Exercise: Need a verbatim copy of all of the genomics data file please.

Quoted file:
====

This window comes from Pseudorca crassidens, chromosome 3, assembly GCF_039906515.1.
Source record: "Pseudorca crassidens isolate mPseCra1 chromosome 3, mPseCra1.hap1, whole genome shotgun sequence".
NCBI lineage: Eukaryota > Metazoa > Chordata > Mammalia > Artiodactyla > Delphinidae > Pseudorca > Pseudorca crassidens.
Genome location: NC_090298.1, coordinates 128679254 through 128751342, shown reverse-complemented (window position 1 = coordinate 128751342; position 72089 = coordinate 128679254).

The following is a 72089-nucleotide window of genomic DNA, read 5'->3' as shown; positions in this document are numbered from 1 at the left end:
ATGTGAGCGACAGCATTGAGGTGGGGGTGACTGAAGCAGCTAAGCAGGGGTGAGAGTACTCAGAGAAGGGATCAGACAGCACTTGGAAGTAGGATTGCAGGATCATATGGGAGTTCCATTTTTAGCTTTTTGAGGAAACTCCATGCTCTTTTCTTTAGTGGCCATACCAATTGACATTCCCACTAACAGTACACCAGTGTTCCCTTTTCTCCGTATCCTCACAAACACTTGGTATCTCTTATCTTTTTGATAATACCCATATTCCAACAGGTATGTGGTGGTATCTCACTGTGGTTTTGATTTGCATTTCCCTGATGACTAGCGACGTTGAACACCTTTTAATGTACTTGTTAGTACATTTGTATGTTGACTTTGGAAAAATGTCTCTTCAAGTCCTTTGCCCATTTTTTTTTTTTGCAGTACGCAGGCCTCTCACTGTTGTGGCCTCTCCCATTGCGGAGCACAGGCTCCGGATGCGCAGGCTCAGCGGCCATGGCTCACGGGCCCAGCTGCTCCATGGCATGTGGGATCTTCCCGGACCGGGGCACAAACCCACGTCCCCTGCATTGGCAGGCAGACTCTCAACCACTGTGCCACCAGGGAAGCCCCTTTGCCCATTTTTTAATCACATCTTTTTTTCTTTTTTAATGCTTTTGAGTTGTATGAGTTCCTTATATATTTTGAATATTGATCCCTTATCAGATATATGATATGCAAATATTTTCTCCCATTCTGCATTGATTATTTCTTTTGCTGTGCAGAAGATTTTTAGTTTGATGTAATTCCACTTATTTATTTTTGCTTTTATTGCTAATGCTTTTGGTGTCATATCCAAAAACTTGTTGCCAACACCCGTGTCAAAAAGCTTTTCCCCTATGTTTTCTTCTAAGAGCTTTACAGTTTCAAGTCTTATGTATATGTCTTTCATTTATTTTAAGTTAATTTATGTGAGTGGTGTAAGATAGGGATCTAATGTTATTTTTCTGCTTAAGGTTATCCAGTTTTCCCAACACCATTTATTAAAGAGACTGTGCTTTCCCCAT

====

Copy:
This window comes from Pseudorca crassidens, chromosome 3, assembly GCF_039906515.1.
Source record: "Pseudorca crassidens isolate mPseCra1 chromosome 3, mPseCra1.hap1, whole genome shotgun sequence".
NCBI lineage: Eukaryota > Metazoa > Chordata > Mammalia > Artiodactyla > Delphinidae > Pseudorca > Pseudorca crassidens.
Genome location: NC_090298.1, coordinates 128679254 through 128751342, shown reverse-complemented (window position 1 = coordinate 128751342; position 72089 = coordinate 128679254).

The following is a 72089-nucleotide window of genomic DNA, read 5'->3' as shown; positions in this document are numbered from 1 at the left end:
ATGTGAGCGACAGCATTGAGGTGGGGGTGACTGAAGCAGCTAAGCAGGGGTGAGAGTACTCAGAGAAGGGATCAGACAGCACTTGGAAGTAGGATTGCAGGATCATATGGGAGTTCCATTTTTAGCTTTTTGAGGAAACTCCATGCTCTTTTCTTTAGTGGCCATACCAATTGACATTCCCACTAACAGTACACCAGTGTTCCCTTTTCTCCGTATCCTCACAAACACTTGGTATCTCTTATCTTTTTGATAATACCCATATTCCAACAGGTATGTGGTGGTATCTCACTGTGGTTTTGATTTGCATTTCCCTGATGACTAGCGACGTTGAACACCTTTTAATGTACTTGTTAGTACATTTGTATGTTGACTTTGGAAAAATGTCTCTTCAAGTCCTTTGCCCATTTTTTTTTTTTGCAGTACGCAGGCCTCTCACTGTTGTGGCCTCTCCCATTGCGGAGCACAGGCTCCGGATGCGCAGGCTCAGCGGCCATGGCTCACGGGCCCAGCTGCTCCATGGCATGTGGGATCTTCCCGGACCGGGGCACAAACCCACGTCCCCTGCATTGGCAGGCAGACTCTCAACCACTGTGCCACCAGGGAAGCCCCTTTGCCCATTTTTTAATCACATCTTTTTTTCTTTTTTAATGCTTTTGAGTTGTATGAGTTCCTTATATATTTTGAATATTGATCCCTTATCAGATATATGATATGCAAATATTTTCTCCCATTCTGCATTGATTATTTCTTTTGCTGTGCAGAAGATTTTTAGTTTGATGTAATTCCACTTATTTATTTTTGCTTTTATTGCTAATGCTTTTGGTGTCATATCCAAAAACTTGTTGCCAACACCCGTGTCAAAAAGCTTTTCCCCTATGTTTTCTTCTAAGAGCTTTACAGTTTCAAGTCTTATGTATATGTCTTTCATTTATTTTAAGTTAATTTATGTGAGTGGTGTAAGATAGGGATCTAATGTTATTTTTCTGCTTAAGGTTATCCAGTTTTCCCAACACCATTTATTAAAGAGACTGTGCTTTCCCCAT